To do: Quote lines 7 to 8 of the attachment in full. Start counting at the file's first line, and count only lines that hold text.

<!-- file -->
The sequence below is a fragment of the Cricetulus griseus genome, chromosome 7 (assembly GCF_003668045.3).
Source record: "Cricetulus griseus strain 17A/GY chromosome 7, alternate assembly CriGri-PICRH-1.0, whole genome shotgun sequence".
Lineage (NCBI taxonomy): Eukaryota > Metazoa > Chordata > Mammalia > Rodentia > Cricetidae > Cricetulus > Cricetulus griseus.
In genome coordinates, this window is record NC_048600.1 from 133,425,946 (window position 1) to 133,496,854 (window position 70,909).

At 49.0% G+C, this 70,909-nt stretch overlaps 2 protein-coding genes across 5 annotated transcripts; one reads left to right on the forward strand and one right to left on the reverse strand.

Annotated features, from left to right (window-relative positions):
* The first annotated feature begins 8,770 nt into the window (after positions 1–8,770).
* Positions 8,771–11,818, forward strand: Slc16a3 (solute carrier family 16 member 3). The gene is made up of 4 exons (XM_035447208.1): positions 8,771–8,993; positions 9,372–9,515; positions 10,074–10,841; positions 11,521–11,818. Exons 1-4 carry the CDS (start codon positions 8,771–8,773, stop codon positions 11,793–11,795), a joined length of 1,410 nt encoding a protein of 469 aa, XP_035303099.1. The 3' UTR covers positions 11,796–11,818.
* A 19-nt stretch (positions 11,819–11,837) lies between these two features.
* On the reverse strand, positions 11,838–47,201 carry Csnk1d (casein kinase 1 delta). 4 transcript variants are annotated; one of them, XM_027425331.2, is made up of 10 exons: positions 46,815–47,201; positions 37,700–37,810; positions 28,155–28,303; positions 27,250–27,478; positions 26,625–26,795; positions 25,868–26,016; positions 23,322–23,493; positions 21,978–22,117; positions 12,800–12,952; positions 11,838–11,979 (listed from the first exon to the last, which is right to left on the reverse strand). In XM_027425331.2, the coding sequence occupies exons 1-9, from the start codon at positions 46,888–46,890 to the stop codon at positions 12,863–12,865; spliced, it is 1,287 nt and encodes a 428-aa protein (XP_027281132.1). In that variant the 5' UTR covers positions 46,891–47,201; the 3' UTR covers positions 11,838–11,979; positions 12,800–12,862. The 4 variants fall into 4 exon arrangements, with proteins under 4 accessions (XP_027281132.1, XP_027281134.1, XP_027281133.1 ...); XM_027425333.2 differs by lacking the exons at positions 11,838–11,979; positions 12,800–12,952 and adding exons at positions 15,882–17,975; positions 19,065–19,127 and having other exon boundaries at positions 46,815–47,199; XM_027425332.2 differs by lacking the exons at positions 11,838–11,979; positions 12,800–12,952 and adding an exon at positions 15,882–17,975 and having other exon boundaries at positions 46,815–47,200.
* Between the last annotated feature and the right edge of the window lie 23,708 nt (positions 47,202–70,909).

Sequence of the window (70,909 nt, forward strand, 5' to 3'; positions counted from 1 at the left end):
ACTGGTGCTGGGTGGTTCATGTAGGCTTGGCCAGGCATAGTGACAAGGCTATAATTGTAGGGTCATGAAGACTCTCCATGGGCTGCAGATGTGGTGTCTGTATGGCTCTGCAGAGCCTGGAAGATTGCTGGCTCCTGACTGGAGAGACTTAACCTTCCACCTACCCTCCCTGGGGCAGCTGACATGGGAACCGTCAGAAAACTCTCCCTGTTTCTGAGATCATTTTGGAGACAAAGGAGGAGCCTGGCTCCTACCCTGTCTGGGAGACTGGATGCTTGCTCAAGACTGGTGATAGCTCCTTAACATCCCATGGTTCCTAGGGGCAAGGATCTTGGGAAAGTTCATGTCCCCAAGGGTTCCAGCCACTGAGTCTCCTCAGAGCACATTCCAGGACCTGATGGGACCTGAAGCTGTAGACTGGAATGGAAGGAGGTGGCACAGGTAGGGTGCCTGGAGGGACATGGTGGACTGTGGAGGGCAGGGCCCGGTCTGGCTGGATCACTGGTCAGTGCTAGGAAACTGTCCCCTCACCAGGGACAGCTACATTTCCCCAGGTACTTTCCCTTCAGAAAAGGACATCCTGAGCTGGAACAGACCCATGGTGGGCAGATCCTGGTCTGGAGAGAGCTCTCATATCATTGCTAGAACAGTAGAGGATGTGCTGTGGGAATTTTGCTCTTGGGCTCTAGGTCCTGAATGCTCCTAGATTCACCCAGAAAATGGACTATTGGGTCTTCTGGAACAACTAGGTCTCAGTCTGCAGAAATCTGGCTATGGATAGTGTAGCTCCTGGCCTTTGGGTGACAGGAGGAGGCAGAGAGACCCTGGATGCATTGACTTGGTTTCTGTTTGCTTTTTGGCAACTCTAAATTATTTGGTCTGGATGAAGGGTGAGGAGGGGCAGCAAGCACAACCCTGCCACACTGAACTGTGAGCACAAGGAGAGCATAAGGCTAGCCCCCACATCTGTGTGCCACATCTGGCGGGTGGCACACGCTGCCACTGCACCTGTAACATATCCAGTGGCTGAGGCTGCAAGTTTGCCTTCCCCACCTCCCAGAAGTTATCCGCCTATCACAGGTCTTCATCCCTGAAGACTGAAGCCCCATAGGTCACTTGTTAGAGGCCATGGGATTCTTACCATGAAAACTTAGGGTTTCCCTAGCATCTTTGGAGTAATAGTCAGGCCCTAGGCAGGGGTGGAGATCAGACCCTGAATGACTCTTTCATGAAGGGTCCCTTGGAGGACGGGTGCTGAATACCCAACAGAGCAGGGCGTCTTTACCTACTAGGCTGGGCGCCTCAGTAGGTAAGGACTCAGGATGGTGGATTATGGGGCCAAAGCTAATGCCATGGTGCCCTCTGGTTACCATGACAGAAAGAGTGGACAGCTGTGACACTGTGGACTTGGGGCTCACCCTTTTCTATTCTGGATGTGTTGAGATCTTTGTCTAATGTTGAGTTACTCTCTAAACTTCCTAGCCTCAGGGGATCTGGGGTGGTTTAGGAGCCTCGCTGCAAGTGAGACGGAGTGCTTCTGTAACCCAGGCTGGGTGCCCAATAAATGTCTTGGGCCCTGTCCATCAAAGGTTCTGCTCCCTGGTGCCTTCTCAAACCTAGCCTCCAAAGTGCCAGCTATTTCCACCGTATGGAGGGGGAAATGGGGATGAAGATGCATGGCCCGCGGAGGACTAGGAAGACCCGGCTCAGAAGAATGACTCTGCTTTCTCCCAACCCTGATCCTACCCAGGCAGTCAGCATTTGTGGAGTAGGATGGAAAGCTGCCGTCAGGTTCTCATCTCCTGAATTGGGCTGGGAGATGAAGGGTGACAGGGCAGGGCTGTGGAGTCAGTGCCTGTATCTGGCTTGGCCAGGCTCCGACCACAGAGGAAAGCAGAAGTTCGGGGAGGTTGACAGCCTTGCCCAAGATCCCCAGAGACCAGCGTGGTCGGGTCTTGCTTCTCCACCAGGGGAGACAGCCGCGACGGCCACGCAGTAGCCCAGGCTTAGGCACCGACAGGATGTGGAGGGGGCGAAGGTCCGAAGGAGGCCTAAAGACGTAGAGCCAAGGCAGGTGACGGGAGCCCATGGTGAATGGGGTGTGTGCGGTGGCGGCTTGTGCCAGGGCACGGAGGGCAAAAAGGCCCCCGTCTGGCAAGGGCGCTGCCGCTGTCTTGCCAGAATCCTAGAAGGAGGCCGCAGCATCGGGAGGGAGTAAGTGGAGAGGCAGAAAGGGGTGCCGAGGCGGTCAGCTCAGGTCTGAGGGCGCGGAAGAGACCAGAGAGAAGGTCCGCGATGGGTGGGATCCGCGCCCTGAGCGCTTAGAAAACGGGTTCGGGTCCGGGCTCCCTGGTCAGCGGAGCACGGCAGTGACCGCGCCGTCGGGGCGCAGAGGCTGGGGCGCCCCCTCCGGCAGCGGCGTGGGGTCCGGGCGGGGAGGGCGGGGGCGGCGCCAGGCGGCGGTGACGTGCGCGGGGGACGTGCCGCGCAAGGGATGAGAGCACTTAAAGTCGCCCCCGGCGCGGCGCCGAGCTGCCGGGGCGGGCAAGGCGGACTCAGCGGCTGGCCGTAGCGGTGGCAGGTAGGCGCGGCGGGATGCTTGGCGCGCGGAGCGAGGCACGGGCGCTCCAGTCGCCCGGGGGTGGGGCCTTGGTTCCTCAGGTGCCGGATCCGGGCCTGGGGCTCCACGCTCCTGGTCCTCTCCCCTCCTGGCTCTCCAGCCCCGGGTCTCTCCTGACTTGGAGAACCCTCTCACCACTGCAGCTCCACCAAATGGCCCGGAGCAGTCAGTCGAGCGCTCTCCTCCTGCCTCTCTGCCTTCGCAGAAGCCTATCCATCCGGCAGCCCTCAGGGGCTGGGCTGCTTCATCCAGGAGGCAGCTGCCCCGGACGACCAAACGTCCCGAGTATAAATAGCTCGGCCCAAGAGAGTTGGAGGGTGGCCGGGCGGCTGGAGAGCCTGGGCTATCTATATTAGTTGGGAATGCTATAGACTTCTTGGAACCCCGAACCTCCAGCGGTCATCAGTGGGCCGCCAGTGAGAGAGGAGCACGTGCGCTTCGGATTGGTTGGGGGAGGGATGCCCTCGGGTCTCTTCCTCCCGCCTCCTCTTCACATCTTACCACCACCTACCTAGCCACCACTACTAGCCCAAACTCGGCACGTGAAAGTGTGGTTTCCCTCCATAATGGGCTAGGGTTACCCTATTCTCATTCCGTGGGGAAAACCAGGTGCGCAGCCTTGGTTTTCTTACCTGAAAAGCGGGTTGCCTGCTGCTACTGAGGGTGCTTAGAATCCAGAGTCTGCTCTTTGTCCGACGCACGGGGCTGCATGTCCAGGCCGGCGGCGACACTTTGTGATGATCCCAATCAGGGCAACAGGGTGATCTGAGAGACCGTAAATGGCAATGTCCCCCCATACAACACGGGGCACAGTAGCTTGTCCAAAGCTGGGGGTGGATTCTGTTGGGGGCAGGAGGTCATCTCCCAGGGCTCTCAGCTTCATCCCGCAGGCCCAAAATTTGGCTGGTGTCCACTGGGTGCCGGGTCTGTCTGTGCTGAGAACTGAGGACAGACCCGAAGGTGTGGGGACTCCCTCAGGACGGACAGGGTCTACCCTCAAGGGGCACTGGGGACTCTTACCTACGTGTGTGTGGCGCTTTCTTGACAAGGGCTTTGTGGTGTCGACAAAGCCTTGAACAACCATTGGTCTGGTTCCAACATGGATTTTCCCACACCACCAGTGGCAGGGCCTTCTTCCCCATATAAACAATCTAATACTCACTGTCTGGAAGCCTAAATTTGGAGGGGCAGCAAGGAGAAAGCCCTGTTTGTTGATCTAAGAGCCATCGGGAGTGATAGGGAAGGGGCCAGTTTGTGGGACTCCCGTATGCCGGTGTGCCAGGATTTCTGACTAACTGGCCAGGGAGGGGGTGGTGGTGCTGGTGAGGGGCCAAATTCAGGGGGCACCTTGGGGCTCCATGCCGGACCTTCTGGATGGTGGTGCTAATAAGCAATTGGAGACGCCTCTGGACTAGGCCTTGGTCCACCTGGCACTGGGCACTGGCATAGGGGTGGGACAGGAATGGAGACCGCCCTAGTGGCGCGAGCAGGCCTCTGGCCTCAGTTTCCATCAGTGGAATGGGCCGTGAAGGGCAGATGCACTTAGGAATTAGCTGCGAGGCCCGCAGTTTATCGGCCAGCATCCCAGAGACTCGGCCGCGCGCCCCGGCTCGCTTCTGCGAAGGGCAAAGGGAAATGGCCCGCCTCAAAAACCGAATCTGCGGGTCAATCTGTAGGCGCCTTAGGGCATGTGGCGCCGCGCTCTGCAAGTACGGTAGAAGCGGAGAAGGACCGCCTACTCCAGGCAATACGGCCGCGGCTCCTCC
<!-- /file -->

* The first annotated feature begins 8,770 nt into the window (after positions 1–8,770).
* Positions 8,771–11,818, forward strand: Slc16a3 (solute carrier family 16 member 3). The gene is made up of 4 exons (XM_035447208.1): positions 8,771–8,993; positions 9,372–9,515; positions 10,074–10,841; positions 11,521–11,818. Exons 1-4 carry the CDS (start codon positions 8,771–8,773, stop codon positions 11,793–11,795), a joined length of 1,410 nt encoding a protein of 469 aa, XP_035303099.1. The 3' UTR covers positions 11,796–11,818.